Disclaimer: this post is going to be somewhat critical of doTerra and of multi-level marketing companies in general. The intent is not to give offense, but to process through my own research, as well as to point out the importance of doing one’s homework. Never before in history has information been so readily available to the general public. With the Internet, it is so easy to research and learn about any topic, and yet most of us are content to believe whatever we hear without checking the facts. Often we ourselves even contribute to the spread of misinformation, not because we are trying to deceive anyone, but because we just assume what we’ve been told is the truth – sometimes it isn’t.
I have been wanting to start using essential oils (mostly for cleaning and air freshener) for some time now. I knew very little about them, but the idea of using fewer synthetic chemicals in my home was appealing to me. So naturally, I was very excited to be invited to a doTerra class.
It’s called a “class” because there’s a textbook, and you learn things about specific oils (their properties, common uses, etc.), but if you’ve ever been to a Mary Kay or Pampered Chef party (or Tupperware party, to be more original) the structure is basically the same. You learn about the products, you hear lots of testimonials, you try some samples, and then you order. Along with the ordering process, you can opt to become a consultant so that you can make a little money selling the products yourself.
I was very intrigued, but I couldn’t afford to buy anything at the time. I went home determined to save my money to buy a kit, but I also thought it would be a good idea to do some research on essential oils in general, and doTerra specifically, before purchasing anything. I mean, if I’m going to plunk down $30 per 5-15 mL bottle, plus a $35 membership fee (which is waived if you opt for one of the kits – they start around $150), I want to know what it is I’m getting, and whether there are alternatives out there of equal quality, for less money. I’m glad I did this, because so far my research has been very eye-opening.
The first thing I found out is that every company claims to sell the highest quality essential oils available. Obviously, every company (no matter what they sell) is going to say as much as they can legally get away with – and in some cases, more than they can legally get away with – to convince people to buy their product. These statements are claims; they are not facts. Facts can be used to substantiate or invalidate those claims.
So how can we know whether a company’s claims are true?
doTerra is quick to answer with the phrase “Certified Pure Therapeutic Grade.” They claim theirs are the only products that have earned this designation because they are rigorously tested for purity and potency, and only the products that meet their exceptionally high standards are labeled CPTG and sold under the doTerra label. No other company has CPTG oils; therefore doTerra’s products are unquestionably the best.
This claim is misleading because the CPTG logo is a registered trademark, and the owner of the trademark is doTerra (scroll down to the bottom of the last page I linked, or look at the screenshot below). No other company’s essential oils can be called CPTG in the same way that no other company’s essential oils can be called doTerra. The truth is, there are no certified essential oils. Unlike many other certifications, such as the USDA Organic seal, there is no organization that regulates or tests all essential oils and certifies the ones that meet the grade. This is not to say that doTerra’s products are not as good as they claim, or that they are not really tested for purity; it just means the CPTG stamp is no indicator of doTerra’s quality relative to other companies’ products.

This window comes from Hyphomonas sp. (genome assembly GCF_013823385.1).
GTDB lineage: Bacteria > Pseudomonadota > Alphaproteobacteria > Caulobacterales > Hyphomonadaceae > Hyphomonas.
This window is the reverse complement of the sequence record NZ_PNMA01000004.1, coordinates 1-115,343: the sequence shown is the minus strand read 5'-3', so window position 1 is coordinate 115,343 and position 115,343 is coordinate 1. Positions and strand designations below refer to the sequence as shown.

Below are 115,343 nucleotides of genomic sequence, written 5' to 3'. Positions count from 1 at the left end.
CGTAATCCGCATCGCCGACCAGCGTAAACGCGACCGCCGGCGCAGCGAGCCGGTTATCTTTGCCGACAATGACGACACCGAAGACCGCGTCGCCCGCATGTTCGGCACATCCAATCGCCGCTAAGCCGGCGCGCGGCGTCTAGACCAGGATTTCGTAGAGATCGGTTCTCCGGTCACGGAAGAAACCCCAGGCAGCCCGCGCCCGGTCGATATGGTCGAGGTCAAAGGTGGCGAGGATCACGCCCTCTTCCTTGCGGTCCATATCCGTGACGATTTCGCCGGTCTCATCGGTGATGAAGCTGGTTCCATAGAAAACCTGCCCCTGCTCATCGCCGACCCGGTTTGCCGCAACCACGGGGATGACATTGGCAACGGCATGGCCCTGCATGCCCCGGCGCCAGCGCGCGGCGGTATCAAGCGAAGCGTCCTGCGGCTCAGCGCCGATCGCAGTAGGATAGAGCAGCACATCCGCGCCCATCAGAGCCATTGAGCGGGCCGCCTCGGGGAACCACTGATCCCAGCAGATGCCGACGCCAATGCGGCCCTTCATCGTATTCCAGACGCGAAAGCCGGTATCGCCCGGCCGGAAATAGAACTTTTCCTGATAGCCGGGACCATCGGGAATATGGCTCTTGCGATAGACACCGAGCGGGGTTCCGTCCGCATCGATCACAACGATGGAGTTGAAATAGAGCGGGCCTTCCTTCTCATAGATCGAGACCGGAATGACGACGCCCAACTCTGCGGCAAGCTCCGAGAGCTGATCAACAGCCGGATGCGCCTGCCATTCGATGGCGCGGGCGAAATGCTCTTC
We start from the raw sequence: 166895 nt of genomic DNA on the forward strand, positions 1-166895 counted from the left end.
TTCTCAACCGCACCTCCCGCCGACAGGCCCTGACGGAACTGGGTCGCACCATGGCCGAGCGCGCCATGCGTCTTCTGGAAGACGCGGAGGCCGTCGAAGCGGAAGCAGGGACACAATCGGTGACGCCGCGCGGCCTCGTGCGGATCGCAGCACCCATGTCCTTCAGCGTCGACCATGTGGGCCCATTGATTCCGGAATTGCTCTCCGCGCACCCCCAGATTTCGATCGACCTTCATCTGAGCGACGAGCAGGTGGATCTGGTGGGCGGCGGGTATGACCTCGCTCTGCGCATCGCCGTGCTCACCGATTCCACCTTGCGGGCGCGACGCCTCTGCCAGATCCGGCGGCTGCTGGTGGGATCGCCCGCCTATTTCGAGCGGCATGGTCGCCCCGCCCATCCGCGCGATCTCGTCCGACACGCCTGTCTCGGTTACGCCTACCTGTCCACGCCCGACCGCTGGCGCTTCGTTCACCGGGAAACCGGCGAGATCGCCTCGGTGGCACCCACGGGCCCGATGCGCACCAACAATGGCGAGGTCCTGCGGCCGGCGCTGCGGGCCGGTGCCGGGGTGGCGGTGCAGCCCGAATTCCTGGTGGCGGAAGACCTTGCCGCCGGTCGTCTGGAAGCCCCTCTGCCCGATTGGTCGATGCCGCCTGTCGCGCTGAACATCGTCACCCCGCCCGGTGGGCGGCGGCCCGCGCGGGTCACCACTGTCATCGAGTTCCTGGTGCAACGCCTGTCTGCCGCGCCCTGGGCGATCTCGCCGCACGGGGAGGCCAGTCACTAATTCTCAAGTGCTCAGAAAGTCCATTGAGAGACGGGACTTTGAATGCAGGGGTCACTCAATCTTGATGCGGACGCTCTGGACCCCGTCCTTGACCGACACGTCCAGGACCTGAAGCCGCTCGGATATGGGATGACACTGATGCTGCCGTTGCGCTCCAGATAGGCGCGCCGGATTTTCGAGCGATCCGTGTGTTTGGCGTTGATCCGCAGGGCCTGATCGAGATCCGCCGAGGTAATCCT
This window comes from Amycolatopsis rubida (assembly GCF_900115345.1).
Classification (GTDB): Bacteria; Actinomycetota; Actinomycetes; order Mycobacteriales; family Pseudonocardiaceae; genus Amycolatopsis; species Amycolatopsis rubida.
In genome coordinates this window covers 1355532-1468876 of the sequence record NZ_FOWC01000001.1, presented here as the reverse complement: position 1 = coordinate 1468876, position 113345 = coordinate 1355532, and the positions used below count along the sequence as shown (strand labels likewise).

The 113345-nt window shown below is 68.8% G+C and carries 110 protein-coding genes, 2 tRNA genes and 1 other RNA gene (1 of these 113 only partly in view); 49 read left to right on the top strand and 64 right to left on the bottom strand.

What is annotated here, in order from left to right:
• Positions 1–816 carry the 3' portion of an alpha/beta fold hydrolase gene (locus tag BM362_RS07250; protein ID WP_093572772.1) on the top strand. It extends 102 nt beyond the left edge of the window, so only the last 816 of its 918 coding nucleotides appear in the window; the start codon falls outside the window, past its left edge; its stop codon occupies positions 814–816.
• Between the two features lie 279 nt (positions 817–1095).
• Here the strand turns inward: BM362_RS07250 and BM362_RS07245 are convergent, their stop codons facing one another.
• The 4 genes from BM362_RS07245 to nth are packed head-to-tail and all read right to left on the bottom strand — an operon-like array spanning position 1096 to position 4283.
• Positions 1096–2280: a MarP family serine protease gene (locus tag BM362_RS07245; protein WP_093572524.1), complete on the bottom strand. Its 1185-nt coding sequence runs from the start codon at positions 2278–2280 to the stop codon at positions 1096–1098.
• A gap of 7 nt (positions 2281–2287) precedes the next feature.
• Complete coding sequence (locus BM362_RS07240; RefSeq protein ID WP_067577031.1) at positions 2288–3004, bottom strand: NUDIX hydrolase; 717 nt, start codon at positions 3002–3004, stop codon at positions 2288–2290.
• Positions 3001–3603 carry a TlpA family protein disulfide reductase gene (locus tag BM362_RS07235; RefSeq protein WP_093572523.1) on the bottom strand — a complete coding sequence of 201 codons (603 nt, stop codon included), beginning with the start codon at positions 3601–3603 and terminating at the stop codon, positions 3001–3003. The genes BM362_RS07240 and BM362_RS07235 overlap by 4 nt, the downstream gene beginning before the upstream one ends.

There are, however, certified organic essential oils. The USDA and NOP regulations concerning organic products are strict and clearly laid out, and several companies are accredited by these organizations to certify, among other things, essential oils. Here are a few I found in a quick Internet search:
Interestingly, doTerra does not offer any certified organic essential oils, while many other companies do. They claim their products are free of pesticides and basically the same quality as certified organic oils, but they simply don’t go through the certification process, because varying standards make it difficult to obtain certification for all their oils. However, many essential oil companies offer organic as well as non-organic oils, and a few offer certified organic oils only.
The second thing I learned about essential oils, or EOs for short, is that there are two very important factors for determining the quality of an essential oil: purity and potency.
Purity means that the bottled product is 100% essential oil, with no fillers, additives, or bases – nothing added, nothing taken away. In other words, pure means undiluted, containing only one ingredient. “Pure” does not mean safe, nontoxic, organic, or hypoallergenic. I put that in bold because it will become important later. Many companies claim their oils are “100% Pure,” but that really doesn’t mean anything. Peppermint extract, the kind you get at the grocery store, says “100% Pure” right on the bottle and it’s 90% alcohol (turn the bottle over and read the ingredients).
Potency refers to the strength of the oil. EOs are highly concentrated substances, often requiring hundreds of plants to yield a few milliliters. The idea is that more potent an oil is, the more of its beneficial qualities you receive when you use it. EOs tend to be the most potent when they are harvested from their indigenous environments; many EO companies import a large number of their oils because they are not indigenous to the US. Good essential oils are extremely potent, concentrated and in quantities that do not occur in nature. This fact is also very important to remember later so it is also in bold.